13/08/2005

Kenny Glanaan & other Brit directors

Totally agree with you there Tim - Yasmin is moving, powerful and impeccably made. Funnily enough I had the chance to meet up with Kenny Glanaan, the film's director, at last year's Cornwall Film Festival, where Yasmin was shown. He was a warm and tremendously engaging young director, full of passion for his medium and totally committed to experimenting with film. His way of working is very loose, unstructured and free-flowing - like many of Britain's best directors, he's entirely happy to go into rehearsals with only the barest bones of an idea and let the story take its course. Mike Leigh was one of the other keynote speakers at last year's Cornwall Film Fest - and to hear his stories of what it takes to get a film made is enough to make a grown man weep.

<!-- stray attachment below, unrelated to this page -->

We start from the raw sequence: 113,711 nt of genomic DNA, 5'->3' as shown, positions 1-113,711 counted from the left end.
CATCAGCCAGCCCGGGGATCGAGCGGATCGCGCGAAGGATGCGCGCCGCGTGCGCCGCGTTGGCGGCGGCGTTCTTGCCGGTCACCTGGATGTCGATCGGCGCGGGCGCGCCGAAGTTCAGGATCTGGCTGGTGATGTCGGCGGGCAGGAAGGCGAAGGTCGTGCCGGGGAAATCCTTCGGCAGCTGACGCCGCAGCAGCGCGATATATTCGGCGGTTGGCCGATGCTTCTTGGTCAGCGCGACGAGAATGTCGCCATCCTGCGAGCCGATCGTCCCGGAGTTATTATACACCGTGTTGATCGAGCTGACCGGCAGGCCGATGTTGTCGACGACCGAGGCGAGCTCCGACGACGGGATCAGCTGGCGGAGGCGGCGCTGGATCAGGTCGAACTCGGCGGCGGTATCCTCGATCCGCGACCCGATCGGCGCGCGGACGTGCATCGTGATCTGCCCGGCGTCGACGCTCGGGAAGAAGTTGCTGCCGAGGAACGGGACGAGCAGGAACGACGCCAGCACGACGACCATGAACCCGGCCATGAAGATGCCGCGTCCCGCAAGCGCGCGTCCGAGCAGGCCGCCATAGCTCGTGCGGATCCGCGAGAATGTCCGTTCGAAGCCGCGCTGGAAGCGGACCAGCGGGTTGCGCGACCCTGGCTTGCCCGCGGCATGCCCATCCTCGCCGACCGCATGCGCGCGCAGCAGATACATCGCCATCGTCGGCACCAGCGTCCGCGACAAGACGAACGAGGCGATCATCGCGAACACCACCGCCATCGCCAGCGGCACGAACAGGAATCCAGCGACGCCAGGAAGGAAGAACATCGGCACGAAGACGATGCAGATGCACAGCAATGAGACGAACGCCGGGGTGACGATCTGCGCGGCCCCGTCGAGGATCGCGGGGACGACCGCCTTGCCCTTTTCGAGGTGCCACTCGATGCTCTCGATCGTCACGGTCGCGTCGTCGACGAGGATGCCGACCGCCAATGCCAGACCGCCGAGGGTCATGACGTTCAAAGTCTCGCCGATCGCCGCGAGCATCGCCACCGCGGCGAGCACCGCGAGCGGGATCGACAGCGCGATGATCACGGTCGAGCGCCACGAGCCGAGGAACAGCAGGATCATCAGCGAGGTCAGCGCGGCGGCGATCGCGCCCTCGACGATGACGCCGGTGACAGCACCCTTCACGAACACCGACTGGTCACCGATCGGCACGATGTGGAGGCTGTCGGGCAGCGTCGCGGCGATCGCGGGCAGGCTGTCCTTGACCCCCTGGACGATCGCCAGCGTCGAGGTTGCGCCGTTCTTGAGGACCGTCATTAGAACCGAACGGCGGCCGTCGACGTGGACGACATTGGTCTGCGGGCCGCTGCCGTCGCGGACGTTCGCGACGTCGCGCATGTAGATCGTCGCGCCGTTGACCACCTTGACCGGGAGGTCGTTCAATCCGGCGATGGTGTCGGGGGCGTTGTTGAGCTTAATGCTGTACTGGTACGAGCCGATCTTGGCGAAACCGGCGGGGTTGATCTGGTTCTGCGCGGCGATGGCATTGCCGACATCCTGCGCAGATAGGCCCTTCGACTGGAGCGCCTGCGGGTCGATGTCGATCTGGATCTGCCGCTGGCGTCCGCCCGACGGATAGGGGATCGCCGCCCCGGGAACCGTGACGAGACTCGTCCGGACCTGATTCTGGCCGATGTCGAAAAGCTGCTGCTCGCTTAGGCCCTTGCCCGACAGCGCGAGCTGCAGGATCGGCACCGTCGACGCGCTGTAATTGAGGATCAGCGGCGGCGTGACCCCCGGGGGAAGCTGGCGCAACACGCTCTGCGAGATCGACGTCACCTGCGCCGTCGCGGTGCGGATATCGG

Apparently his ideal project would be to go into an inner-city housing estate and just shoot what happens...tough to get the funders excited on that one, maybe, but still tremendously refreshing to hear. There's an undercurrent of exciting directors and writers in Britain right now - but how is it they never seem to get the credit or the support they deserve? How can a filmmaker as brilliant as Shane Meadows still be struggling to get his stuff made? Why don't the British public go an see his films? They're funny, smart, moving, and brilliantly directed - Dead Man's Shoes has more ideas and a higher standard of performance than ANYTHING that came out of Hollywood in the last 12 months - and yet hardly anyone went out to see it. In France or Germany, he'd be hailed as a genius. In Britain, somehow, people are still saying "Shane who?"

1 comment:

Laurence Boyce said...

It's because so many distributors are afraid to take a chance with new ande exciting British film. I give to you the list of the following:

Ben Hopkins
Greg Crutwell
Andrew Kotting
Duncan Finnigan & Wilma Smith
Simon Rumley

I don't know if anyone has heard of any of them, but there are making fresh and exciting films - whether with some budget or low end digital work - that no-one is getting/had the chance to see.

There's loads of talent in the UK: shame no one gets to see it.